He also recalled seeing Yosif’s arm slide off the stretcher, with one of the paramedics tossing it back onto the stretcher.
Al-Hasnawi said he tried to get onto the ambulance with paramedics, but was told he couldn’t join them, adding that he remembered them staying there for about 15 minutes.
“That was the last I saw him,” he said.
When the defence questioned Al-Hasnawi, lawyer Jeff Manishen asked whether there might be discrepancies in his memory due to the period of time that’s passed between the trial and the events of the night of Dec. 2, 2017, on what he described as “the worst night” of his life.
Al-Hasnawi replied, “Everything that I’ve remembered, I’ve remembered it the same way. Nothing was really off.”
Manishen referenced Al-Hasnawi’s previous testimony and statements to investigators during interviews in 2018, citing variances between what he said in those interviews and what he said during testimony on Tuesday.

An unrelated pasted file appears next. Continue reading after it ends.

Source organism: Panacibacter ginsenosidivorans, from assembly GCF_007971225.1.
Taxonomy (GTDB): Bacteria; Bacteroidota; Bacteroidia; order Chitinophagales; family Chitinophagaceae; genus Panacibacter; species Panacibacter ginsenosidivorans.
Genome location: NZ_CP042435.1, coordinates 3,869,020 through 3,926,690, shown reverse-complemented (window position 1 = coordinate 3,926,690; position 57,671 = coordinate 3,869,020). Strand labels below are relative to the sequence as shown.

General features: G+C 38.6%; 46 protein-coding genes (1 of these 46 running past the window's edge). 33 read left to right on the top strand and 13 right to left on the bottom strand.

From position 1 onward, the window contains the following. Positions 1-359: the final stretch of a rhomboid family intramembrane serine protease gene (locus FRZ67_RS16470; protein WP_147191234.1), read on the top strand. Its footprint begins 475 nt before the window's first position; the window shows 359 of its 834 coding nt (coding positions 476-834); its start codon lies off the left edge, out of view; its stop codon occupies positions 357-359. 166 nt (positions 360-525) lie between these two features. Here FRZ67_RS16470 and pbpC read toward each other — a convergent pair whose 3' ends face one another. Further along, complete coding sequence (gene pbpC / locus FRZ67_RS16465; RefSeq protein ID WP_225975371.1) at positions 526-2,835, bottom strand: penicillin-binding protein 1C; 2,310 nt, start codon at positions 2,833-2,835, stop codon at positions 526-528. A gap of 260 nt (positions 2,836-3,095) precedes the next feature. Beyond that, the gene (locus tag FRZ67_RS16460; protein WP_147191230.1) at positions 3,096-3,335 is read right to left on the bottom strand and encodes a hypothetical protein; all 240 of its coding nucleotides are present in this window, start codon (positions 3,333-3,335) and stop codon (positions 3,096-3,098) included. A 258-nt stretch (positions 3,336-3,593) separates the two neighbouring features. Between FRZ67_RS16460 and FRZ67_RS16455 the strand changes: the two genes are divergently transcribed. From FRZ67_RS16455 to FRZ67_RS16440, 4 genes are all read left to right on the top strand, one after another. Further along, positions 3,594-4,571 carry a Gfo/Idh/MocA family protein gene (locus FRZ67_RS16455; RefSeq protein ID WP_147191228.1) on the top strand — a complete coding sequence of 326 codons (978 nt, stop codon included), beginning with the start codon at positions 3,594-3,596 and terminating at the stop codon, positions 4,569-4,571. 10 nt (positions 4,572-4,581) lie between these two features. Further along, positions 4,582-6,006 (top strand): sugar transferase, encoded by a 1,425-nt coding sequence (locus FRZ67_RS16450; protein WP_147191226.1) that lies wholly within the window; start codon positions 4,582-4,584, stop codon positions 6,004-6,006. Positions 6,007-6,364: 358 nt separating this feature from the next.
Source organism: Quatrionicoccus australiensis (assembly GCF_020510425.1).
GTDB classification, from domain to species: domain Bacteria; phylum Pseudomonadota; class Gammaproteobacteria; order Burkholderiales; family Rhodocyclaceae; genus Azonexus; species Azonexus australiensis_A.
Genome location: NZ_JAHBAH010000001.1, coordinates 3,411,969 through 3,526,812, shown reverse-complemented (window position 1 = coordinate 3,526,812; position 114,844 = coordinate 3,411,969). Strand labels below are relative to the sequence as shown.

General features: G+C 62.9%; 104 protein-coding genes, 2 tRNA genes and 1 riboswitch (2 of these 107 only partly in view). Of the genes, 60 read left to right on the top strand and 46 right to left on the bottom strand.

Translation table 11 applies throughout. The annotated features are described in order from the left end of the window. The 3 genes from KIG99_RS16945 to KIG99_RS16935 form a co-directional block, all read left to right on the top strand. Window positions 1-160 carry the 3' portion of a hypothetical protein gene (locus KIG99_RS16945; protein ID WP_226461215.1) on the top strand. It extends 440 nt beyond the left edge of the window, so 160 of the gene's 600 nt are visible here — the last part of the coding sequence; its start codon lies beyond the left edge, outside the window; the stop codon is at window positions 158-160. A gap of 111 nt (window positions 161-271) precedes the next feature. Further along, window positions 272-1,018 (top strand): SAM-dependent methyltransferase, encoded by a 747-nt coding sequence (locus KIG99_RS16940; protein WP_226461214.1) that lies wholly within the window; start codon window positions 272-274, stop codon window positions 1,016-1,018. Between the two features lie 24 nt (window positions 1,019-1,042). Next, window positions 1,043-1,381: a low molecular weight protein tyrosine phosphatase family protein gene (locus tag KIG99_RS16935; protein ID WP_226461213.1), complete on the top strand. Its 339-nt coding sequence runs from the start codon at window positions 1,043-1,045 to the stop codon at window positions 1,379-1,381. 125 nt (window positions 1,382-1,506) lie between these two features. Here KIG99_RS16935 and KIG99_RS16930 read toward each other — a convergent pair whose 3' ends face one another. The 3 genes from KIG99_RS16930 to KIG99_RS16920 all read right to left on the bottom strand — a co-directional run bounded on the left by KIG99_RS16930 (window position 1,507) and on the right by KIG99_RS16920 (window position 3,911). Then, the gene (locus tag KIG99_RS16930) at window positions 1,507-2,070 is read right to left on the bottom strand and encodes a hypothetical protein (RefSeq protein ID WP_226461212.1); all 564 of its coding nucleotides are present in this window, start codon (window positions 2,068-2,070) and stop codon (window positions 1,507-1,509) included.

“On a night like that night, it was pretty hard to remember things like that,” Al-Hasnawi said.
He insisted it was paramedics who made the comment about winning an Oscar, although Manishen suggested it may have been a police officer who made that comment.
Majed Al-Hasnawi, father to Yosif and Mahdi, also finished his testimony on Tuesday.
On day three of the trial, the senior Al-Hasnawi alleged that one of the paramedics told him to tell his son to “stop acting.”
During the cross-examination, Manishen showed video footage of the scene that conflicted with testimony that Majed Al-Hasnawi delivered from memory the day before.